Then he roused some more. "Healthcare is a human right," he shouted. "A human privilege," he shouted. He told them that he lives 50 miles from the Canadian border in Burlington, Vermont, and healthcare works better up north.

Each candidate had a bad word, and Sanders' was "corporate."

Photo by Sean Ryan

At every speech, he mentioned "corporate media" with the same distrust and unpleasantness that conservatives derive from the term "mainstream media." Another would be "fake news," as popularized by Sanders' sworn enemy. Either way it's the same media. Just different motivations that irk different people.

But the discrepancies varied. Meaning two opposing political movements disliked the same thing, but for opposite reasons.
It sounded odd, Sanders' accusation that the media were against him. The media love Bernie. I can confirm this both anecdotally and judiciously. Yes, okay, in 2016, the media appeared to have sided with Hillary Clinton. As a result, Sanders was publicly humiliated. Because Clinton took a mafioso approach to dealing with opponents, and Sanders was her only roadblock.

Imagine if a major political organization devoted part of each day to agitating your downfall. And then you fail. And who's fault is it?

Sanders wanted to know: those negative ads targeting him, who paid for them?

Photo by Sean Ryan

Corporations, of course. Corporations that hated radicals like him. And really was he so radical? He listed off the possibilities: Big pharma, insurance companies, oil companies.

Because he had become a revolutionary, to them. To many.

He said it with certainty, although he often didn't have to say it at all. This spirit of rebellion had become his brand. He would lead the wild Americans into a utopia.

But just as quickly, he would attack. Trump, as always, was the target.

He called Trump the worst president in American history.

"The fates are Yuge," he shouted.

The speech ended as informally as it had begun. And Sanders' trance over the audience evaporated, replaced by that suction energy. Everyone rushed closer and closer to the man as Neil Young's "Keep on Rockin in the Free World" blared. Sanders leaned into the podium and said, "If anyone wants to form a line, we can do some selfies."

Photo by Sean Ryan

It was like meeting Jesus for some of the people.

There he was, at El Malecón. No stage lights, no makeup, no stylist behind the curtain. Just him and his ideas and his erratic hand commotion.

Then a man holding a baby leaned in for a photo. He and Sanders chatted. And, I kid you not, the whole time the baby is staring at Bernie Sanders like he's the image of God, looking right up at him, with this glow, this understanding.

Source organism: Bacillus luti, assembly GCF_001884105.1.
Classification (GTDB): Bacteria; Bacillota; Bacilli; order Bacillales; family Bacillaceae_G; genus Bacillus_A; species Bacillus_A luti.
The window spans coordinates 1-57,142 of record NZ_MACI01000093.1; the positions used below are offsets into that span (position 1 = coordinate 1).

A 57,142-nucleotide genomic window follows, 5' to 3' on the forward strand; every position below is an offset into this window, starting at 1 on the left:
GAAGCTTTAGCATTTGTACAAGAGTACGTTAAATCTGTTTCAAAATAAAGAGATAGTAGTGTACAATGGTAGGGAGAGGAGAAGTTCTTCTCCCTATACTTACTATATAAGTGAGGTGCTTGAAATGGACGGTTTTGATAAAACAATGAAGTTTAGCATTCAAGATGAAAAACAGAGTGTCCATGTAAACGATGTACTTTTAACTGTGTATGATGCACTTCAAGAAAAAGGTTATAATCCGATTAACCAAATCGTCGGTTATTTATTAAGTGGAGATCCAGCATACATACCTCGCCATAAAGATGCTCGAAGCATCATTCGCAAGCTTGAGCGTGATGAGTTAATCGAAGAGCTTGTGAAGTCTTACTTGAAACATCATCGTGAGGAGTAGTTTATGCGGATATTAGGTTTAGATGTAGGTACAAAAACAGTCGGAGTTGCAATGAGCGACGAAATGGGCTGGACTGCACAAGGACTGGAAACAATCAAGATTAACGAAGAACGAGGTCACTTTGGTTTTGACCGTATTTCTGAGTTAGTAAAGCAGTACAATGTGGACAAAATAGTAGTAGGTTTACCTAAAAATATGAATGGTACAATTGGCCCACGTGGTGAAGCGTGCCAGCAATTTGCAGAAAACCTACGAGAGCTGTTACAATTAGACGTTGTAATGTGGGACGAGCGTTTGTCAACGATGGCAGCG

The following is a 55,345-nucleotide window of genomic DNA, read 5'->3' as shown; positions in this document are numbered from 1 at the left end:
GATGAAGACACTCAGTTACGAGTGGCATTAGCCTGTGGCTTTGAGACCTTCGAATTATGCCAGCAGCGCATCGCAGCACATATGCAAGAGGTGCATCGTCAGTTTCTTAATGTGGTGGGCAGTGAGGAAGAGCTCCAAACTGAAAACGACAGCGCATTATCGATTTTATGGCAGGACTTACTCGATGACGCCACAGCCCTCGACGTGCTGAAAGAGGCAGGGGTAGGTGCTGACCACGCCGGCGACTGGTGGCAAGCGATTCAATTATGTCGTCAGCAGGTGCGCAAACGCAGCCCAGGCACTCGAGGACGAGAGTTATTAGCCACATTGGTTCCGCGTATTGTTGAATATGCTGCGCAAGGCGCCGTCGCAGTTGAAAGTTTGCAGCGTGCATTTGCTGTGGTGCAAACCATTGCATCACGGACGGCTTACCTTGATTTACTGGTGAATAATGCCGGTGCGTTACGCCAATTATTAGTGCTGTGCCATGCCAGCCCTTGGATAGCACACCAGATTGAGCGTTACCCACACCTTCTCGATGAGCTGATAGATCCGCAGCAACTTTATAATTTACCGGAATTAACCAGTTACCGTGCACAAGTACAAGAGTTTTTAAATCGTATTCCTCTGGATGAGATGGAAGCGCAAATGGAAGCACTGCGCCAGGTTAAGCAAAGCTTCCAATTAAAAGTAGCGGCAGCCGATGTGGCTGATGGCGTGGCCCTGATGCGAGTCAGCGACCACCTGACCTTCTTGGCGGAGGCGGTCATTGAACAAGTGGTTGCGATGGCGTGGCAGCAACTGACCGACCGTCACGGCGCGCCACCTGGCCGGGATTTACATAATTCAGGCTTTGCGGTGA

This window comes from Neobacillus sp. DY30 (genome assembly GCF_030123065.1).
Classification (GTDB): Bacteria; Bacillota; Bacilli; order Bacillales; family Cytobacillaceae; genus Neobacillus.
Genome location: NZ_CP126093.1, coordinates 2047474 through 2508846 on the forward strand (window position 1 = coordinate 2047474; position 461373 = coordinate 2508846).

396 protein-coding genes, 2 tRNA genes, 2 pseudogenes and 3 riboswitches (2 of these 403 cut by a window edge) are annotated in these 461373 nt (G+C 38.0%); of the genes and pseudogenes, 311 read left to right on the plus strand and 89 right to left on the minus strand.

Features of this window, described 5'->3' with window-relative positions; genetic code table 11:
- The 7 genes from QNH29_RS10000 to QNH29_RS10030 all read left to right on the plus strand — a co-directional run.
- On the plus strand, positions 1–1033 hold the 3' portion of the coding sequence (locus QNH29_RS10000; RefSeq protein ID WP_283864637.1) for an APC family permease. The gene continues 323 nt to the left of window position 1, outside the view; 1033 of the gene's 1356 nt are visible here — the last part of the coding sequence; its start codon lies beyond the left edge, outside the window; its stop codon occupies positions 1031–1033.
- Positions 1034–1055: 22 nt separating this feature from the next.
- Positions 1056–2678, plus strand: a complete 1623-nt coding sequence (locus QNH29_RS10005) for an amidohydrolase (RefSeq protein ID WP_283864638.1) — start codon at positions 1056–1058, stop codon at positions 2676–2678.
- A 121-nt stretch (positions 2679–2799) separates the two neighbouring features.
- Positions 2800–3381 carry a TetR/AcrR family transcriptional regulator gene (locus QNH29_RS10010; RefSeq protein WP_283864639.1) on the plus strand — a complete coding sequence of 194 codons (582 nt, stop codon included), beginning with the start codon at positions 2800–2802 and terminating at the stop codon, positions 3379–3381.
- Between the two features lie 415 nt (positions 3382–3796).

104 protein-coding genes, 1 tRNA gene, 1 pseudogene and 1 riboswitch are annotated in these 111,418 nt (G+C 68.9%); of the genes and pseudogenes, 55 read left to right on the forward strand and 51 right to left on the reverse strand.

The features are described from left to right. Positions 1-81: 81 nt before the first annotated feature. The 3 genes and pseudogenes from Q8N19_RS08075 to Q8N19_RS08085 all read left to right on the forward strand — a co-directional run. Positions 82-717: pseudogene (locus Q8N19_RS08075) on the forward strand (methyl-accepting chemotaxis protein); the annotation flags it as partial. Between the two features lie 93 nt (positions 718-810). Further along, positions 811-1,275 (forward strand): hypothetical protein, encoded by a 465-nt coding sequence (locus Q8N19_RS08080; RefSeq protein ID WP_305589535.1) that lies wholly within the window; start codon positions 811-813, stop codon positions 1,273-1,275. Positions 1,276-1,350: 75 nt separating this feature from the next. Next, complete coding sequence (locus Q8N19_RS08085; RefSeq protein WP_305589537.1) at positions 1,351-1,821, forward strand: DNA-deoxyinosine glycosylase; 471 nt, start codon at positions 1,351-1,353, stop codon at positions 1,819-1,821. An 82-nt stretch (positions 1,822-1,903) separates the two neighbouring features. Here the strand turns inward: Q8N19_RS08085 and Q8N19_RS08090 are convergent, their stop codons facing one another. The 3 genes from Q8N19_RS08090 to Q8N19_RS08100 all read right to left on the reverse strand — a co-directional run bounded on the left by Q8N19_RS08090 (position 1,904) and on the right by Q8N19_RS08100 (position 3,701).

Bernie, if you're reading this, I'd like to suggest that — if this election doesn't work for you — you could be the next Pope.

New installments come Mondays and Thursdays. Check out my Twitter. Email me at kryan@blazemedia.com

On the "Glenn Beck Radio Program" Monday, Harvard Law professor and lawyer on President Donald Trump's impeachment defense team Alan Dershowitz explains the history of impeachment and its process, why the framers did not include abuse of power as criteria for a Constitutional impeachment, why the Democrats are framing their case the way they are, and what to look for in the upcoming Senate trial.

Dershowitz argued that "abuse of power" -- one of two articles of impeachment against Trump approved by House Democrats last month -- is not an impeachable act.

"There are two articles of impeachment. The second is 'obstruction of Congress.' That's just a false accusation," said Dershowitz. "But they also charge him, in the Ukraine matter, with abuse of power. But abuse of power was discussed by the framers (of the U.S. Constitution) ... the framers refused to include abuse of power because it was too broad, too open-ended.

"In the words of James Madison, the father of our Constitution, it would lead presidents to serve at the will of Congress. And that's exactly what the framers didn't want, which is why they were very specific and said a president can be impeached only for treason, bribery, or other high crimes and misdemeanors," he added.

"What's alleged against President Trump is not criminal," added Dershowitz. "If they had criminal issues to allege, you can be sure they would have done it. If they could establish bribery or treason, they would have done it already. But they didn't do it. They instead used this concept of abuse of power, which is so broad and general ... any president could be charged with it."

Watch the video below to hear more details: